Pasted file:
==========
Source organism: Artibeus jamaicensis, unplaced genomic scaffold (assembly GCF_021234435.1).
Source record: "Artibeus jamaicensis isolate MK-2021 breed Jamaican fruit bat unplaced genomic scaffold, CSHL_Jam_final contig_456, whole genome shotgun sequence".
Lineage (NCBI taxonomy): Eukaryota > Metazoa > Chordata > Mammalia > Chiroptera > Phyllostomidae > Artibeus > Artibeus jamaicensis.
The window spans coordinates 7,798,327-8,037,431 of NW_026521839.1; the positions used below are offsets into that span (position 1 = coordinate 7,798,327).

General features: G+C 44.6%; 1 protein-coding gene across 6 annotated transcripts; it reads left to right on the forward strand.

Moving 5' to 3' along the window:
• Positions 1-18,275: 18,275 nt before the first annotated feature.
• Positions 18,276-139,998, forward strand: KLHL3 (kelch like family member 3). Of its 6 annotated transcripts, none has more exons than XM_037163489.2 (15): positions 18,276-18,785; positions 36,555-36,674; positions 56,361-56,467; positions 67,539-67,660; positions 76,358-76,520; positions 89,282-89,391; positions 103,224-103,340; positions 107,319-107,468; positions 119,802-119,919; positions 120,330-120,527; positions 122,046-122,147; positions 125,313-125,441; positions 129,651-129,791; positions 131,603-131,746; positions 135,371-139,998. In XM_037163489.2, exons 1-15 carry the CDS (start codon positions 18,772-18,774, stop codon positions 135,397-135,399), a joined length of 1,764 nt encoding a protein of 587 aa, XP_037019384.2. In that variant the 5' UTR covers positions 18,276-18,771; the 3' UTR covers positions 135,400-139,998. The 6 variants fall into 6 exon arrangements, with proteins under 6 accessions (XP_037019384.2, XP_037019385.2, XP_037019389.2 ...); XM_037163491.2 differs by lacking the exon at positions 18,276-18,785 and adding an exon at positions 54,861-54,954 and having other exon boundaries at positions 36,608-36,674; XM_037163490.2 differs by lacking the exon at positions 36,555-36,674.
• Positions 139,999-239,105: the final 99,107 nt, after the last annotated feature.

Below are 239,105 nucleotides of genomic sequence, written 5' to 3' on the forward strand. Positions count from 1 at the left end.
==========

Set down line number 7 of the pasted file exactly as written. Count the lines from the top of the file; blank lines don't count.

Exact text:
• Positions 1-18,275: 18,275 nt before the first annotated feature.